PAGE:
Making Photoshop Element-ary

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An estimated 22 million digital cameras will be in use by the end of the year. By 2005, that figure could grow to 81 million. No wonder Adobe (800/833-6687, www.adobe.com ) isn't content to dominate the professional graphics market and now wants to take advantage of the exploding consumer demand for digital-imaging products.

That's the idea behind Adobe Photoshop Elements, an image-editing program aimed at users who want the power of Photoshop in an easier-to-use package. "The digital-camera customer was thought of throughout the development process of this product," says Adobe Product Manager Mark Dahm.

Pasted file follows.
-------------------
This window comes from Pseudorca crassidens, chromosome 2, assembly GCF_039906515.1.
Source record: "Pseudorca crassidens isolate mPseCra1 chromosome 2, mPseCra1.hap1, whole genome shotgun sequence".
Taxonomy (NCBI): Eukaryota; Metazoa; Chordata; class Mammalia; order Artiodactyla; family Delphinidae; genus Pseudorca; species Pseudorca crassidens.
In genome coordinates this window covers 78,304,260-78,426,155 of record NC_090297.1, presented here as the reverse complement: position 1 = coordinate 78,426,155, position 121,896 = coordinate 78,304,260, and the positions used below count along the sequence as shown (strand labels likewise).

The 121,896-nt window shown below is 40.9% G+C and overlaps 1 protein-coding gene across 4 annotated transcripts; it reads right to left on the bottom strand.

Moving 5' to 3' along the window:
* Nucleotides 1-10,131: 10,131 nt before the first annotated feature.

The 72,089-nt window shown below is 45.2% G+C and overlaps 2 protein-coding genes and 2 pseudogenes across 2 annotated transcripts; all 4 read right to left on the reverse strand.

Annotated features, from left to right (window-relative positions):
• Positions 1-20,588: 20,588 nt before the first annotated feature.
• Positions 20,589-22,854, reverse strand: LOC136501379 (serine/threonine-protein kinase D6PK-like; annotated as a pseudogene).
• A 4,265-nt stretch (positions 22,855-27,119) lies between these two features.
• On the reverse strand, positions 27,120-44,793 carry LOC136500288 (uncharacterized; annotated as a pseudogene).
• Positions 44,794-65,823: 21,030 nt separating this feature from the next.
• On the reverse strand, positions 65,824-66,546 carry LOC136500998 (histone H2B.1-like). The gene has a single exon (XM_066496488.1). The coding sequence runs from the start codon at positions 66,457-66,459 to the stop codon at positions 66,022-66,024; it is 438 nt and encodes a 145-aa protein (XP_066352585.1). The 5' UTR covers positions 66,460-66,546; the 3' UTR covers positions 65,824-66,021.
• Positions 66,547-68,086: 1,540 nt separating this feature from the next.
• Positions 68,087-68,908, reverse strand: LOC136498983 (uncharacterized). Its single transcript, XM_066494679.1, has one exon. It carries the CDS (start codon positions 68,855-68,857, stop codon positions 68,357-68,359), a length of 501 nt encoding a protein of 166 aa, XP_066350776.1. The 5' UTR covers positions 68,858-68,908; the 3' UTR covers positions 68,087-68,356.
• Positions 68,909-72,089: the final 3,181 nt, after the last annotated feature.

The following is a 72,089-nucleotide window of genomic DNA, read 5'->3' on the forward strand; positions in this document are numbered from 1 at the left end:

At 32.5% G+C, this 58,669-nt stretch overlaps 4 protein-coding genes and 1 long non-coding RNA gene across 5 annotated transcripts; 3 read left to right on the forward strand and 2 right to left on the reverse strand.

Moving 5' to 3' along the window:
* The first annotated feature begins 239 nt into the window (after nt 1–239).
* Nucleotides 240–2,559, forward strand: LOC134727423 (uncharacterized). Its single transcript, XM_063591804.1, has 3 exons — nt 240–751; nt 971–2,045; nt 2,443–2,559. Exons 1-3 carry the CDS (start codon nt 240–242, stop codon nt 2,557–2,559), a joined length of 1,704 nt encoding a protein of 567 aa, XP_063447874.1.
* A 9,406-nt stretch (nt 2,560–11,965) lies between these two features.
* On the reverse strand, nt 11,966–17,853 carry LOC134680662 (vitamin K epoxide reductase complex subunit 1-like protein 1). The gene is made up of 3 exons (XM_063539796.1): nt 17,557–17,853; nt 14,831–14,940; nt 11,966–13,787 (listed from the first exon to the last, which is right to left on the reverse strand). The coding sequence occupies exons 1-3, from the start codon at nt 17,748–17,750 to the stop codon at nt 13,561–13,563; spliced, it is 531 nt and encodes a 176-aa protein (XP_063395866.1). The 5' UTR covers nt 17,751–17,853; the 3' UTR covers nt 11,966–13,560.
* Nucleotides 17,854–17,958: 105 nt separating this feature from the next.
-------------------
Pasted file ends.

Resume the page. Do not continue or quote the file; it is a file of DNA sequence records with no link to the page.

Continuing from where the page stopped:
Shipping this spring, the $99 Photoshop Elements replaces the similarly priced Adobe Photoshop LE. It offers many of the features found in the $609 Photoshop, including the History palette, layers, and an optimization window for saving Web graphics. But the new program also sports a user-friendly interface -- think Microsoft Office, Dahm says -- that includes a Hints palette with information and tips for different tools. A feature called Recipes offers step-by-step instructions for specific tasks such as color-correcting photographs and creating simple animated GIFs.

While many Mac products target professionals and beginners, few image-editing applications exist for hobbyists. The closest competitor to Photoshop Elements on the Mac platform is ArcSoft's PhotoStudio 2000.

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